I never turn down any opportunity to eat anything created by Chef Alan Wong.
To be honest, I haven’t had a bad dish at his Honolulu restaurant, still considered one of the best eating establishments in Hawai‘i. Even his tilapia — incidentally, on the menu for Valentine’s Day this year — is top-notch. (So good, in fact, it beat out the highly palatable mahi mahi and opakapaka at a dinner event back in 2009, the majority of guests picked tilapia as their favorite. Yeah, he’s that good.)
So when I got invited to sample the menu for his new restaurant last week, I jumped at the chance.
Wong, a James Beard award-winning chef and pioneer in the regional cuisine movement, has two Honolulu restaurants — his flagship location on King Street and the more casual The Pineapple Rom at Ala Moana Center. He’s opening his third location in Shanghai this summer — and we were able to sample some of the items slated to be served there.
The restaurant is a joint venture by Wong and Tama Food International, a Tokyo-based company that manages restaurants and fast food businesses, sport and resort facilities, and hotels. The sous chef who will be training the kitchen staff — Ryuta Sakuri — spent three months in Honolulu, working alongside Wong to craft the perfect menu for this Shanghai restaurant.
The staff — including Wong — worked for three months in the test kitchen of Y. Hata & Co., whittling down the menu from about 200 recipes that Wong came up with himself. Every single recipe was videotaped and translated into Mandarin. That’s how serious Wong is about making sure this concept is executed correctly.
“It was more than just working with Chef and his whole team,” said Kevin Zhao, the assistant general manager for the restaurant who also spent three months here working with Wong. “He changed the way we live our lives.”
The dinner last Thursday, called “A Taste of Shanghai,” was sold out in 24 hours.
And since I’m not going to Shanghai anytime soon, I figured this might be my only shot to try the menu.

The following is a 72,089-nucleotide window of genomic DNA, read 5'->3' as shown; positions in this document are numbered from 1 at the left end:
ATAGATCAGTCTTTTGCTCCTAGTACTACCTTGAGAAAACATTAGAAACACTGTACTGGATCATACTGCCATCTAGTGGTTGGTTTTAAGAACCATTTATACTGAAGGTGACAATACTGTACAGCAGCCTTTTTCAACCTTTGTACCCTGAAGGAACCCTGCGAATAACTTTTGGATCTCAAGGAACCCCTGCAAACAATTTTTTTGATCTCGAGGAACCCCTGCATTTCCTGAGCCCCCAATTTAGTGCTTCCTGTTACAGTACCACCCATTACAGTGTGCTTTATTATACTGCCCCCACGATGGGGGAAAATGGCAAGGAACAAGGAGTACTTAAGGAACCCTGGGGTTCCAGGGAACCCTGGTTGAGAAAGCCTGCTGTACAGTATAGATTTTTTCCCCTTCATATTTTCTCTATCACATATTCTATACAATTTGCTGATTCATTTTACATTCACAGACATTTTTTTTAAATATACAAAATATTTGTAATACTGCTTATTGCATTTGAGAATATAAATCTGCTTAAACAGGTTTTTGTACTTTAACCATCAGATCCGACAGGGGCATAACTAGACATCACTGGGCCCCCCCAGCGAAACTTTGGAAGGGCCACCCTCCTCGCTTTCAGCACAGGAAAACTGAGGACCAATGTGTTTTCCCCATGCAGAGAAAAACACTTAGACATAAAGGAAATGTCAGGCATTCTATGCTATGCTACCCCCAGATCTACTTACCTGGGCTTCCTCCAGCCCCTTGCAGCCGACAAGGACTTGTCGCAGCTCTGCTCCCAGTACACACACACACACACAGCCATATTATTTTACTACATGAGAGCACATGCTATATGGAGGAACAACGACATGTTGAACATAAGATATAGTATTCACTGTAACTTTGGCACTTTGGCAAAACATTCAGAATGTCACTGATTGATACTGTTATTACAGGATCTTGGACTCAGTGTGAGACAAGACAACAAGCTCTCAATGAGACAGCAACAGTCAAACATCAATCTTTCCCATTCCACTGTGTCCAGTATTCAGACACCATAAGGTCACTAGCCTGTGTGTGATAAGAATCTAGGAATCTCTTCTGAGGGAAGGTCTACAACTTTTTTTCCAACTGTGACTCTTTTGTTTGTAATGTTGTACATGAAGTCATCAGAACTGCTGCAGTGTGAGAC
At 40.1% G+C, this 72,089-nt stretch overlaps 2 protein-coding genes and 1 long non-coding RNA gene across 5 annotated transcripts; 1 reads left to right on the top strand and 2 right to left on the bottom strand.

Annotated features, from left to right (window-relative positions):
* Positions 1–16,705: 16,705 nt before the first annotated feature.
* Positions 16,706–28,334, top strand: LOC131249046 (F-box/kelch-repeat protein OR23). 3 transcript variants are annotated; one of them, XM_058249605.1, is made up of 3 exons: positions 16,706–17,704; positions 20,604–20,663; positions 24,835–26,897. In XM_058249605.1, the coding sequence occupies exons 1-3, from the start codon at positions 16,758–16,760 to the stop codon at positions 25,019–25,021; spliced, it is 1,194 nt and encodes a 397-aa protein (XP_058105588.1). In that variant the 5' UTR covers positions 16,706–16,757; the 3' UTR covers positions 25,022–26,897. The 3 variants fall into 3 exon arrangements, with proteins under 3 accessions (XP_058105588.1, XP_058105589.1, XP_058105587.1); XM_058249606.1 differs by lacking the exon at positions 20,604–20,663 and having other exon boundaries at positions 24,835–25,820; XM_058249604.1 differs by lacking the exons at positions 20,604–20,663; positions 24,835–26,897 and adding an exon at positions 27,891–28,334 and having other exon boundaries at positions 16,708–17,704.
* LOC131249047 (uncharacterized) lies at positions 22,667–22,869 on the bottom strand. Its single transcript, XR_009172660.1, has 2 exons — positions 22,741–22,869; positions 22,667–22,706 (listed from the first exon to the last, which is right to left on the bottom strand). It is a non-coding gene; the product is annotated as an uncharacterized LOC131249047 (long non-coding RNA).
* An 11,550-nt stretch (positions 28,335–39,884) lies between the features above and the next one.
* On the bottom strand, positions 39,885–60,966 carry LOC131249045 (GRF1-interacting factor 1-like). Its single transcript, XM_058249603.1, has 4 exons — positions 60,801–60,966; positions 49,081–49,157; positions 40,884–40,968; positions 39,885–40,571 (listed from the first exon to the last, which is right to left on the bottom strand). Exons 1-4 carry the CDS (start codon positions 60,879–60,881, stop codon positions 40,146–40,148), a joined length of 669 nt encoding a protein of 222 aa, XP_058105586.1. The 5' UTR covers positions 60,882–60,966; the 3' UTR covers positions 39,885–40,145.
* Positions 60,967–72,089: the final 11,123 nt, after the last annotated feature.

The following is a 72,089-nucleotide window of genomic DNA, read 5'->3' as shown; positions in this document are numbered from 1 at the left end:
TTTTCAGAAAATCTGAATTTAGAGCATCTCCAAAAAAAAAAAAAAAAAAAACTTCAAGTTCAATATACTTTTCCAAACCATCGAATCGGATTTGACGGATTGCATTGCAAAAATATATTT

Here’s a glimpse:
This was one of my favorite dishes: a fun take on a burger, this dish featured pork-shrimp hash as the “bun,” sandwiching smoked gouda cheese with a clever lup cheong jam, lettuce and a slice of tomato. Hard to eat but worth the effort.
This “Duck Duck” was a crowd favorite. This well-seasoned duck meatball with a subtle serving of foie gras was steamed in rice paper and served with a tangy yuzu ponzu sauce in a saimin spoon. You gotta eat it all at once — and then you’ll want another. At least I did.
This beauty was actually an experiment. This is what happens when you deep-fry a lumpia wrapper — it puffs up like a pillow. It’s filled with Scottish smoked salmon and a smoked salmon mousse with capers, red onions and ikura.
I enjoyed this all-natural New York strip steak from Niman Ranch with a black bean sambal shrimp that was unusual and exciting.
We got this dessert delivered by Wong’s new pastry chef, a young energetic Korean-American from California. This was a lilikoi tart with an Earl Grey kanten, caramel meringue and a brown sugar crisp. It was scrumptious — but you had to eat it quickly. It didn’t hold its shape for very long.
The final sweet offering: a mint macaroon, an almond butter biscuit, a salted chocolate truffle, and strawberries and cream. No better way to end a perfect dinner. And yes, I got that bowl of rice, too.
So if you’re ever in the Puxi neighborhood in Shanghai — and you’re missing Hawai‘i — hit up Alan Wong’s Shanghai. While the menu will be vastly different from the one in Honolulu, the flavors are still unique Wong.
And it may likely be the best meal you have on vacation.
Alan Wong’s Shanghai, 2nd floor of Shanghai Centre, Portman Ritz Carlton, 1376 Nanjing Road West, Shanghai, China.